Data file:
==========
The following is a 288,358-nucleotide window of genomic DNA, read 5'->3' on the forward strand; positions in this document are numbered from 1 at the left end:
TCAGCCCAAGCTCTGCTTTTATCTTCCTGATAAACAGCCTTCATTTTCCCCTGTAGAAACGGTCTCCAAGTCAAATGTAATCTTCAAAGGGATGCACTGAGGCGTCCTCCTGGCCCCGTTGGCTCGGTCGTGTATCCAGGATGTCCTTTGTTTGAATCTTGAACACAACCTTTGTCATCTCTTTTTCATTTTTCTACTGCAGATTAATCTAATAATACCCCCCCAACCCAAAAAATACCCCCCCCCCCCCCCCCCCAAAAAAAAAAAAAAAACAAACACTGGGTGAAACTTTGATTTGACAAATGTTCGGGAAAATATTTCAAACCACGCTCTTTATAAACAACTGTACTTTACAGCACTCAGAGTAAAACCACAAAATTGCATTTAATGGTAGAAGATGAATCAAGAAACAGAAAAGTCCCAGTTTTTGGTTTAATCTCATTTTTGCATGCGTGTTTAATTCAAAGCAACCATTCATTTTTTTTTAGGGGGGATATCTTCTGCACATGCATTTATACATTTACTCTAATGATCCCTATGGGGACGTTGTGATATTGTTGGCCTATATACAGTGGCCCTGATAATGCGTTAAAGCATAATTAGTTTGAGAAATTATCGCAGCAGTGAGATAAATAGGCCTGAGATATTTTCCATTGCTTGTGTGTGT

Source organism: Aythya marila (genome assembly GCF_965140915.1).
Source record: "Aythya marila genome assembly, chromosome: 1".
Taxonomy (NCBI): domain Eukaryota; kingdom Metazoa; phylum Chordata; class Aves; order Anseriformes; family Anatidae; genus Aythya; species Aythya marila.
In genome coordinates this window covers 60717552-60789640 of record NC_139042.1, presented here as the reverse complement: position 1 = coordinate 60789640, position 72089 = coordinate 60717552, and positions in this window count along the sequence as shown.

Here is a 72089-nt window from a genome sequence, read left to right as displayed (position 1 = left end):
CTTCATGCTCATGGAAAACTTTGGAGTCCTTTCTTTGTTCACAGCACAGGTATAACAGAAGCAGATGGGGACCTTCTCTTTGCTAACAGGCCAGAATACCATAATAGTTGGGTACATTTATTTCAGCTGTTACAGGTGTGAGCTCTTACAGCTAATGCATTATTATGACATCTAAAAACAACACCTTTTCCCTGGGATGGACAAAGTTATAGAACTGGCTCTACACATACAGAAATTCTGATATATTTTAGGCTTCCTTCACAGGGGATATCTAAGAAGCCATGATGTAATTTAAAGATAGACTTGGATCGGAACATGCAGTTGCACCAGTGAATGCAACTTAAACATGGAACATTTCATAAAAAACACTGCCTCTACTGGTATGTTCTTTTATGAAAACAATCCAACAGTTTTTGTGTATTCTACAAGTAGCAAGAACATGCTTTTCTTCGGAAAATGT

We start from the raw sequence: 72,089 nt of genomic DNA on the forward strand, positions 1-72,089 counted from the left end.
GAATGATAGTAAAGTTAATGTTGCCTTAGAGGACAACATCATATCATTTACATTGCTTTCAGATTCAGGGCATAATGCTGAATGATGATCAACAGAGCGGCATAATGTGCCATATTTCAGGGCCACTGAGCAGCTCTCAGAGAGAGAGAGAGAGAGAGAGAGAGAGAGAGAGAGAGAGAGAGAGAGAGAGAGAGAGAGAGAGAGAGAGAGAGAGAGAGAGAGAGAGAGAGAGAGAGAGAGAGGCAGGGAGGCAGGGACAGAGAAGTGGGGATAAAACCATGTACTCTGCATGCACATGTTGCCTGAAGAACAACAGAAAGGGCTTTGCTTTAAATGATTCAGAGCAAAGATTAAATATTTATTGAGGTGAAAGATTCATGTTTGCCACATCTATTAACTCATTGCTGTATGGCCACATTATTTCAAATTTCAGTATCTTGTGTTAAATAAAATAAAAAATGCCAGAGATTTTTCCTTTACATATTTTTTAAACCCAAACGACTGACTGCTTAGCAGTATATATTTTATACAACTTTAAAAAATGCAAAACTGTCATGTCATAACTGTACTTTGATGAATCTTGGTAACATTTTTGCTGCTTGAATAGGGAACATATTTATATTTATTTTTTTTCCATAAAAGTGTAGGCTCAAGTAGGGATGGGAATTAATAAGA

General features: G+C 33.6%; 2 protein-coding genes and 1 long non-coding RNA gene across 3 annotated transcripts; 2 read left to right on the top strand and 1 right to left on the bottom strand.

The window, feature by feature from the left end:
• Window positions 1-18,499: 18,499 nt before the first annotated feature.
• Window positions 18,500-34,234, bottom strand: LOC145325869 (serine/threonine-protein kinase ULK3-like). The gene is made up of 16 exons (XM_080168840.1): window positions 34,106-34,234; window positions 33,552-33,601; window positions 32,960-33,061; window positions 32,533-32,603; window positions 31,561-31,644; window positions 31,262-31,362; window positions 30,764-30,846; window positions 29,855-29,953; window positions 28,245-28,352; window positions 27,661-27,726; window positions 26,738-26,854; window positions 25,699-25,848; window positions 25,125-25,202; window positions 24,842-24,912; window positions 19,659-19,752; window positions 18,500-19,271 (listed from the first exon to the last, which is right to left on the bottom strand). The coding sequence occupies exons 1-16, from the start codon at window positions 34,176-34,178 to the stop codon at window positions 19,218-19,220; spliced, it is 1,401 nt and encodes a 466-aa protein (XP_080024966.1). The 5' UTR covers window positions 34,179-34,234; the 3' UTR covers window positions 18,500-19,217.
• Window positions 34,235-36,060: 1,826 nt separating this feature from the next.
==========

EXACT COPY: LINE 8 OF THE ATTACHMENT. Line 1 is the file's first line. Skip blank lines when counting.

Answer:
CTTCATGCTCATGGAAAACTTTGGAGTCCTTTCTTTGTTCACAGCACAGGTATAACAGAAGCAGATGGGGACCTTCTCTTTGCTAACAGGCCAGAATACCATAATAGTTGGGTACATTTATTTCAGCTGTTACAGGTGTGAGCTCTTACAGCTAATGCATTATTATGACATCTAAAAACAACACCTTTTCCCTGGGATGGACAAAGTTATAGAACTGGCTCTACACATACAGAAATTCTGATATATTTTAGGCTTCCTTCACAGGGGATATCTAAGAAGCCATGATGTAATTTAAAGATAGACTTGGATCGGAACATGCAGTTGCACCAGTGAATGCAACTTAAACATGGAACATTTCATAAAAAACACTGCCTCTACTGGTATGTTCTTTTATGAAAACAATCCAACAGTTTTTGTGTATTCTACAAGTAGCAAGAACATGCTTTTCTTCGGAAAATGT